Slip Resistance

Slip resistance is a complicated topic worth understanding if you are a property owner, manager or a participant in the construction process. Under Australian law, suppliers, designers and installers of floor finishes all carry responsibilities for the delivery of safe environments for occupants including floor surfaces which are fit for their intended purpose.

Standards Australia have written two relevant handbooks: HB 197: 1999 “An Introductory Guide to the Slip Resistance of Pedestrian Surfaces” and HB 198: 2014 “Guide to the Specification and Testing of Slip Resistance of Pedestrian Surfaces”. These, along with Australian Standard 4586-2013 “Slip Resistance Classification of New Pedestrian Surface Materials” are vital reference documents for specifiers of flooring materials for differing applications however given the broad variety of circumstances and the way these documents have been drafted, the definitions are far from clear cut.

In context, within an increasingly litigious environment, slip resistance has become a very complicated subject influenced by site and situation specific factors such as the tile surface finish and format, surface incline, the slip resistance of adjoining surfaces, likely/possible contaminants, occupant numbers, occupant footwear (or lack thereof) and cleaning regimes amongst others. Several different slip resistance classifications exist.

Slip Resistance Classifications

New flooring materials can be assessed into four different classifications:

P Classifications

  • Internal or external surfaces where there is a likelihood of the surface becoming wet or contaminated during normal use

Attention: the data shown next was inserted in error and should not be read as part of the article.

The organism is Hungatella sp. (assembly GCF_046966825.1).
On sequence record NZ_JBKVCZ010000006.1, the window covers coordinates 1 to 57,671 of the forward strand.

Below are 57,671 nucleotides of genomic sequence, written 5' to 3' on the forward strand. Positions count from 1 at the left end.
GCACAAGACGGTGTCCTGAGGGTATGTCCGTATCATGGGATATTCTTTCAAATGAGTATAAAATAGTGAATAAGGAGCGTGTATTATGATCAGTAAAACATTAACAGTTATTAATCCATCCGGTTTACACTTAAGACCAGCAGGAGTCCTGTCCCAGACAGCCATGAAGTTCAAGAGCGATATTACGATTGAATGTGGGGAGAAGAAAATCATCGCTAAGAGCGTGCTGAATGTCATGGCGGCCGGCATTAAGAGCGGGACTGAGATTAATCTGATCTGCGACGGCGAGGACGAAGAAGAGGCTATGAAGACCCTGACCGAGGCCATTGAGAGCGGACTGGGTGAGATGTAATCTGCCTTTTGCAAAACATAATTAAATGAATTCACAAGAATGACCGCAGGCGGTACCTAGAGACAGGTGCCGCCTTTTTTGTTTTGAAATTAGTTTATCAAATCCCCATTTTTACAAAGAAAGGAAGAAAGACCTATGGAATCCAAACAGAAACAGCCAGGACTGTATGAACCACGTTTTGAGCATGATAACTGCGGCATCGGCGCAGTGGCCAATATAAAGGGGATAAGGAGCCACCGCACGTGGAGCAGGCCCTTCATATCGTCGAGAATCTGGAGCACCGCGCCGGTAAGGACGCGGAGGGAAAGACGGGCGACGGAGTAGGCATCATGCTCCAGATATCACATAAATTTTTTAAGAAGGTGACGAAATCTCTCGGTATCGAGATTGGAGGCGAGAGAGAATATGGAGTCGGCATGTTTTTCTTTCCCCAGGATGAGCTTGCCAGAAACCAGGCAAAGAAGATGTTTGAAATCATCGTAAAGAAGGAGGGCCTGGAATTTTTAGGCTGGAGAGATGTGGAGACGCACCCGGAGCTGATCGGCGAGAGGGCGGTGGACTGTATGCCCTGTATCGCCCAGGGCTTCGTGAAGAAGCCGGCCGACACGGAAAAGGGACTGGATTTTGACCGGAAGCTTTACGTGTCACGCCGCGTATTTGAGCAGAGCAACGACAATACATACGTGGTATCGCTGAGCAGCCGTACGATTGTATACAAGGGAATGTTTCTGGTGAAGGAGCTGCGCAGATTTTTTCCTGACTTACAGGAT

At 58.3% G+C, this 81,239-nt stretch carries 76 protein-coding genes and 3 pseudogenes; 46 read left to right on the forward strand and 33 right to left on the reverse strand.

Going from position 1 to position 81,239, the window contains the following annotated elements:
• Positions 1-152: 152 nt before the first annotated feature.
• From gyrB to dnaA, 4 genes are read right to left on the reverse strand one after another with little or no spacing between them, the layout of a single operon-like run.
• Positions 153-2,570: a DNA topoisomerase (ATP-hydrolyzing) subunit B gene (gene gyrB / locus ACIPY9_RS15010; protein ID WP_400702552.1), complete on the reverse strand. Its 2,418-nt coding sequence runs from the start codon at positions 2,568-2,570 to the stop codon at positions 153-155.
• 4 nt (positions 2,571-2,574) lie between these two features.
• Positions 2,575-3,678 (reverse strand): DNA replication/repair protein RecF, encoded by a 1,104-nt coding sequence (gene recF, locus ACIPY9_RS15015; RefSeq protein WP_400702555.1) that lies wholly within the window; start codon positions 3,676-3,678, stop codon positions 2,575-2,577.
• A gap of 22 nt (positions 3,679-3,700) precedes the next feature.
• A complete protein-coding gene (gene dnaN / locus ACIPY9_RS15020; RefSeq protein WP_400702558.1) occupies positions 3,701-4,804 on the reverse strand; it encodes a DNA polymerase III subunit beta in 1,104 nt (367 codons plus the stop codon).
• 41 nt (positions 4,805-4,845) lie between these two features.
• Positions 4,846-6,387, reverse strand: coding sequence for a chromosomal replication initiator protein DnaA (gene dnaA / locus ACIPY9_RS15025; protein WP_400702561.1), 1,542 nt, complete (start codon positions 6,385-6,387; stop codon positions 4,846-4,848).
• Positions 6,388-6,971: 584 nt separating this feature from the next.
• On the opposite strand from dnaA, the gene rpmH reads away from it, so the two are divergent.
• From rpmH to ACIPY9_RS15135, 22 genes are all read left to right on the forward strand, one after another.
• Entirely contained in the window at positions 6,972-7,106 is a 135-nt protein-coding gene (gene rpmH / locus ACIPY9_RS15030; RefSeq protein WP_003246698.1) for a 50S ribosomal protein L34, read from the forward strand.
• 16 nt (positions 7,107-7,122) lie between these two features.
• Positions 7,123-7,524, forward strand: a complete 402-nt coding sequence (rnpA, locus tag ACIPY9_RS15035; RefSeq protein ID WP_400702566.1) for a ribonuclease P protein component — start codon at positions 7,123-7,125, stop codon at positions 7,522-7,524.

A, B, C Classifications

  • Surfaces that are intended for use in predominantly barefoot areas

D Classifications

  • Internal surfaces that should remain clean and dry during normal use

R Classifications

  • Profiled and textured surfaces, or surfaces intended to be installed where heavy contamination may be encountered under normal use

For each of the above classifications, different test methods exist. All test methods are a simulation only and are used as standardised methodologies to assess and compare different flooring surface materials. Each test method has its own inherent limitations and will not necessarily be representative of a real-life situation and those potential variables.

Wet Pendulum (P Classification) and Dry Floor Friction (D Classification) tests can be performed in the laboratory or on site strictly following the test standard. Wet Barefoot (A, B, C Classifications) and Oil-Wet (R Classifications) Including Platform tests can only be performed in a laboratory under strict conditions in accordance with the test standards.

The Slip Resistance-Cleaning Connection

There is a connection between slip resistance and cleanability and between cleaning regimes and slip-resistance. A simple solution advocated by some is to increase tile slip resistance beyond that actually required by the Standards and Handbooks. This simplistic approach is likely to result in a dramatically increased cleaning effort and may generate other issues such as changes between adjoining surface slip resistances which exceed that allowed by the Standard. Cleaning practices can also alter the slip resistance of a floor material detrimentally.

For more information see Ceramic Solutions information brochure Ceramic Solutions: Diligent Decisions and Surface Preservation for Ceramic Tiles.
Ceramic Solutions are experts in this field and will not only suggest the optimum slip resistant surface for your premise but also discuss a cleaning regime to keep that surface slip resistant and hygienic. For further information see our brochure Specifying Compliant Slip Resistant Flooring.

Ceramic Solutions have access to a huge range of fit-for-purpose ceramic tiles with slip resistance ratings. Contact our knowledgeable staff for further assistance at or on (03) 9545 5322.

Slip Resistant Industrial Floor
Slip Resistance Ceramics
Slip Resistance Barefoot